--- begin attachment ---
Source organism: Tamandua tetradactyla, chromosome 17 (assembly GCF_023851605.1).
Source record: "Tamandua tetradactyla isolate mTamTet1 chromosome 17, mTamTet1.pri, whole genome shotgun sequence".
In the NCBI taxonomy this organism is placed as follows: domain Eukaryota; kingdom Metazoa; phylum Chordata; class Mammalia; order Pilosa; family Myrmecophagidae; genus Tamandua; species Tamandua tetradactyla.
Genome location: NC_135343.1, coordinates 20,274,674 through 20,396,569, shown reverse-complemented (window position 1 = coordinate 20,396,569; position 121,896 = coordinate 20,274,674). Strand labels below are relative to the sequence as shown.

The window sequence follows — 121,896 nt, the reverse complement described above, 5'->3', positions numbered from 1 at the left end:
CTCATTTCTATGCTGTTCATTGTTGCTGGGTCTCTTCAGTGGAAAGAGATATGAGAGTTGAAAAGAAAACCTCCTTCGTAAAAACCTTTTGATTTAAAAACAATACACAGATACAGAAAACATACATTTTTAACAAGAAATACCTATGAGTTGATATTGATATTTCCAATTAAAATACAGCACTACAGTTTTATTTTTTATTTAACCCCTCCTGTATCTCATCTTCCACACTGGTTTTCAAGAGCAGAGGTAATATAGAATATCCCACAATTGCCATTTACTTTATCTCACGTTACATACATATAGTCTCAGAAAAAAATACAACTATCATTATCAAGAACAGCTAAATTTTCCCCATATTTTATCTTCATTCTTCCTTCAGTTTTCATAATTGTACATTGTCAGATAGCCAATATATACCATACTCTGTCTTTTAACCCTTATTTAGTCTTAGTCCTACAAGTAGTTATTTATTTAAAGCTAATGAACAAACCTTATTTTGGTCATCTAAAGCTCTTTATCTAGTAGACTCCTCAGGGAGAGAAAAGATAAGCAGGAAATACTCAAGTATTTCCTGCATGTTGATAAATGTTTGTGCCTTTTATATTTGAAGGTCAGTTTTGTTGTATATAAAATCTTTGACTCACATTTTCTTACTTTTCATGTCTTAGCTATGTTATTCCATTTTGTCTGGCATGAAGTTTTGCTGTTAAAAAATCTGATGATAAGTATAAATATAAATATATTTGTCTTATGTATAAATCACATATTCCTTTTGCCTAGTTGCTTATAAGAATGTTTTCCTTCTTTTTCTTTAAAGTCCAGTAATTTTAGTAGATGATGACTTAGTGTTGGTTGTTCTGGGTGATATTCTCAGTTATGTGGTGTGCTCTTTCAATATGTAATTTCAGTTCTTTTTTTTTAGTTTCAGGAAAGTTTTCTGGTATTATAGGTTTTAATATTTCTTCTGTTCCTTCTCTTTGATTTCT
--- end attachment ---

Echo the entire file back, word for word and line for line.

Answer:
Source organism: Tamandua tetradactyla, chromosome 17 (assembly GCF_023851605.1).
Source record: "Tamandua tetradactyla isolate mTamTet1 chromosome 17, mTamTet1.pri, whole genome shotgun sequence".
In the NCBI taxonomy this organism is placed as follows: domain Eukaryota; kingdom Metazoa; phylum Chordata; class Mammalia; order Pilosa; family Myrmecophagidae; genus Tamandua; species Tamandua tetradactyla.
Genome location: NC_135343.1, coordinates 20,274,674 through 20,396,569, shown reverse-complemented (window position 1 = coordinate 20,396,569; position 121,896 = coordinate 20,274,674). Strand labels below are relative to the sequence as shown.

The window sequence follows — 121,896 nt, the reverse complement described above, 5'->3', positions numbered from 1 at the left end:
CTCATTTCTATGCTGTTCATTGTTGCTGGGTCTCTTCAGTGGAAAGAGATATGAGAGTTGAAAAGAAAACCTCCTTCGTAAAAACCTTTTGATTTAAAAACAATACACAGATACAGAAAACATACATTTTTAACAAGAAATACCTATGAGTTGATATTGATATTTCCAATTAAAATACAGCACTACAGTTTTATTTTTTATTTAACCCCTCCTGTATCTCATCTTCCACACTGGTTTTCAAGAGCAGAGGTAATATAGAATATCCCACAATTGCCATTTACTTTATCTCACGTTACATACATATAGTCTCAGAAAAAAATACAACTATCATTATCAAGAACAGCTAAATTTTCCCCATATTTTATCTTCATTCTTCCTTCAGTTTTCATAATTGTACATTGTCAGATAGCCAATATATACCATACTCTGTCTTTTAACCCTTATTTAGTCTTAGTCCTACAAGTAGTTATTTATTTAAAGCTAATGAACAAACCTTATTTTGGTCATCTAAAGCTCTTTATCTAGTAGACTCCTCAGGGAGAGAAAAGATAAGCAGGAAATACTCAAGTATTTCCTGCATGTTGATAAATGTTTGTGCCTTTTATATTTGAAGGTCAGTTTTGTTGTATATAAAATCTTTGACTCACATTTTCTTACTTTTCATGTCTTAGCTATGTTATTCCATTTTGTCTGGCATGAAGTTTTGCTGTTAAAAAATCTGATGATAAGTATAAATATAAATATATTTGTCTTATGTATAAATCACATATTCCTTTTGCCTAGTTGCTTATAAGAATGTTTTCCTTCTTTTTCTTTAAAGTCCAGTAATTTTAGTAGATGATGACTTAGTGTTGGTTGTTCTGGGTGATATTCTCAGTTATGTGGTGTGCTCTTTCAATATGTAATTTCAGTTCTTTTTTTTTAGTTTCAGGAAAGTTTTCTGGTATTATAGGTTTTAATATTTCTTCTGTTCCTTCTCTTTGATTTCT